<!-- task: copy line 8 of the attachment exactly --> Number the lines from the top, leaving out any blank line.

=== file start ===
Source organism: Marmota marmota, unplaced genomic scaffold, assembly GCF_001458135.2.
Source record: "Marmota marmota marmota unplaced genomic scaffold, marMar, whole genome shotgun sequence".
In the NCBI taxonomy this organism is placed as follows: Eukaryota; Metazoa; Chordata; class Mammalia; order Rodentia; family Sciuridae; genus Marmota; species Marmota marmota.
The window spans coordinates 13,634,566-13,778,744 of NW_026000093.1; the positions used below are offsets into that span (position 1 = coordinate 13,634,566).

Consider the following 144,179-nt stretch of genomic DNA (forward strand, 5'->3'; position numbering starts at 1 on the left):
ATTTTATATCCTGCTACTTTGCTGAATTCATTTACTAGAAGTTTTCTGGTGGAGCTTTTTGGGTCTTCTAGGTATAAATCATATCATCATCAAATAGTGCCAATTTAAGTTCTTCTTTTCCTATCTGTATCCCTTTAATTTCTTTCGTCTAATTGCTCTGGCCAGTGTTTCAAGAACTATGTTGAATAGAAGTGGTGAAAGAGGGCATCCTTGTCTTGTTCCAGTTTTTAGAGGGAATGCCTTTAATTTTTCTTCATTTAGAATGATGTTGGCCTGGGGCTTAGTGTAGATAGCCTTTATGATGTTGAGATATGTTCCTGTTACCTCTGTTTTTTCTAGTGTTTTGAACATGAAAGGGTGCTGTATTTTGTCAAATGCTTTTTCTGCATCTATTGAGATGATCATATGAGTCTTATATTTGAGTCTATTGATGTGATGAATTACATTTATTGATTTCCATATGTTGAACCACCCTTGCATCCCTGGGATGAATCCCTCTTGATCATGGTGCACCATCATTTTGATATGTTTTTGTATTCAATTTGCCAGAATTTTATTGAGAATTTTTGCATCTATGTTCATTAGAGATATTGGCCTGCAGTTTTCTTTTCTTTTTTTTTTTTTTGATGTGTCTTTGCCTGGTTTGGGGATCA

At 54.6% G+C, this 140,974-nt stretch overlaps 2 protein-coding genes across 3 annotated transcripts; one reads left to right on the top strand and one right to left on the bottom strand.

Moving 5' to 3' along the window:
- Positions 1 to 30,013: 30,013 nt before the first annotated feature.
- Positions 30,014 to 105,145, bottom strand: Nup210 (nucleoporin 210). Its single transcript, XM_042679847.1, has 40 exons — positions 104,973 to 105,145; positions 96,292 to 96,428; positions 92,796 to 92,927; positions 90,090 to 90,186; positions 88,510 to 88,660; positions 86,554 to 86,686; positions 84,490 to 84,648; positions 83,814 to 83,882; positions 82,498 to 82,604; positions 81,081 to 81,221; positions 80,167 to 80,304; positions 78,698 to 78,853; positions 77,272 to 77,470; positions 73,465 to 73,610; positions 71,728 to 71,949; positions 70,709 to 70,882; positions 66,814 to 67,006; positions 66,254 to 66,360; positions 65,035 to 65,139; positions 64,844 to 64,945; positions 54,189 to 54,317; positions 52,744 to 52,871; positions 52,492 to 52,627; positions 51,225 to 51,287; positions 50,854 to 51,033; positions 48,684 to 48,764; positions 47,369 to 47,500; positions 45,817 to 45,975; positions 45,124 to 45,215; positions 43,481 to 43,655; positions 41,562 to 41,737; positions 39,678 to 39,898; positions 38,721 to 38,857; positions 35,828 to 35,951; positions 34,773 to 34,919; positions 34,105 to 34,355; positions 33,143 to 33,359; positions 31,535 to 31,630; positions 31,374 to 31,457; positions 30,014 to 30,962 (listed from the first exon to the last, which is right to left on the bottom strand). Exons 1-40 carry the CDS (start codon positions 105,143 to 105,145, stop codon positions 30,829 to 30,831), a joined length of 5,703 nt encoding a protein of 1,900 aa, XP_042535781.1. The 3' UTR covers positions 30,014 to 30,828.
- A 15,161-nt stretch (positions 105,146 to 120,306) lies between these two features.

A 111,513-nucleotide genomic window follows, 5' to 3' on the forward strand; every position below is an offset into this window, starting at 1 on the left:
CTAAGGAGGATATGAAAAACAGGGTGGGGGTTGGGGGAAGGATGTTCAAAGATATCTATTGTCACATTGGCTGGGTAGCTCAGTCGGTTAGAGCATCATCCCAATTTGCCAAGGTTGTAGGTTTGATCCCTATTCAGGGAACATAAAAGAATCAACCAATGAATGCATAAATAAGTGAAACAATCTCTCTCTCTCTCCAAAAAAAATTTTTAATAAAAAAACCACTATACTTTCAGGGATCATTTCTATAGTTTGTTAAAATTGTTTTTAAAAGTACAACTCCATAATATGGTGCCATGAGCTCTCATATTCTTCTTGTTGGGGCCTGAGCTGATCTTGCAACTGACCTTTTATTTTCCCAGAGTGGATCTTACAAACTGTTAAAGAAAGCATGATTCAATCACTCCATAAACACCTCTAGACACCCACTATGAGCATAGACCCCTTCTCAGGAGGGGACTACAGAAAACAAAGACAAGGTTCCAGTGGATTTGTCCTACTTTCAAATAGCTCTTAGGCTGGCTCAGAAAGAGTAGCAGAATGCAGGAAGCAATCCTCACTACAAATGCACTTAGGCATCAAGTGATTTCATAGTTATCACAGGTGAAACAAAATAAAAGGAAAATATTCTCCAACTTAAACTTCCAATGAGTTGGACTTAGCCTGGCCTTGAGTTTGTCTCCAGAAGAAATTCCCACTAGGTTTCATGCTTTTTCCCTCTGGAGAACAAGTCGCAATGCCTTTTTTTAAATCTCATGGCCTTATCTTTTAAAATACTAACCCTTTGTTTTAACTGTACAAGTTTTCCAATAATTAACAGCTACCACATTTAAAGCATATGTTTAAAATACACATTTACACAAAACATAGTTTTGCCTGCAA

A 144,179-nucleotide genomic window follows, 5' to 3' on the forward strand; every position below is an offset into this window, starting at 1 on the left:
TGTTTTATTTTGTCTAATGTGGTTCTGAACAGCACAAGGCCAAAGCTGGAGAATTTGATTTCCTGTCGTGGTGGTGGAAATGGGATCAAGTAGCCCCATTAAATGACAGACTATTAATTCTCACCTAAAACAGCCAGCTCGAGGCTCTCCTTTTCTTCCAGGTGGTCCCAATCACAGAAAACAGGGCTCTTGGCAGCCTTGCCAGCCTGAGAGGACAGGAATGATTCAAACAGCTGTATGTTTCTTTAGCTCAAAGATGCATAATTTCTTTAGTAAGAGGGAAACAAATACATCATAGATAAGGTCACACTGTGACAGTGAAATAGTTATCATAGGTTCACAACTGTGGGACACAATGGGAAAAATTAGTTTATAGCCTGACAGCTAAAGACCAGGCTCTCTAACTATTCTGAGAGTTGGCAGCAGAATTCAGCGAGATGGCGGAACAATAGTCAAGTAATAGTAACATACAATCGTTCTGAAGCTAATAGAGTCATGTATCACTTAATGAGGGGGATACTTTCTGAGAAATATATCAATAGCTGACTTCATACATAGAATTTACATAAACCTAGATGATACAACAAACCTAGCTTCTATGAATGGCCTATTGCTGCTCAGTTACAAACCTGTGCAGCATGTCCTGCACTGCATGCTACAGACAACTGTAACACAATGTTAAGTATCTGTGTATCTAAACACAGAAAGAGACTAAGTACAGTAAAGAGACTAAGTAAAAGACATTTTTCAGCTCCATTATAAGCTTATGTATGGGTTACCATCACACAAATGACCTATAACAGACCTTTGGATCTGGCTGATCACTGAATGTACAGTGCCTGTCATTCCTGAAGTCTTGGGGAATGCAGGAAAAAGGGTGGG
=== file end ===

Moving 5' to 3' along the window: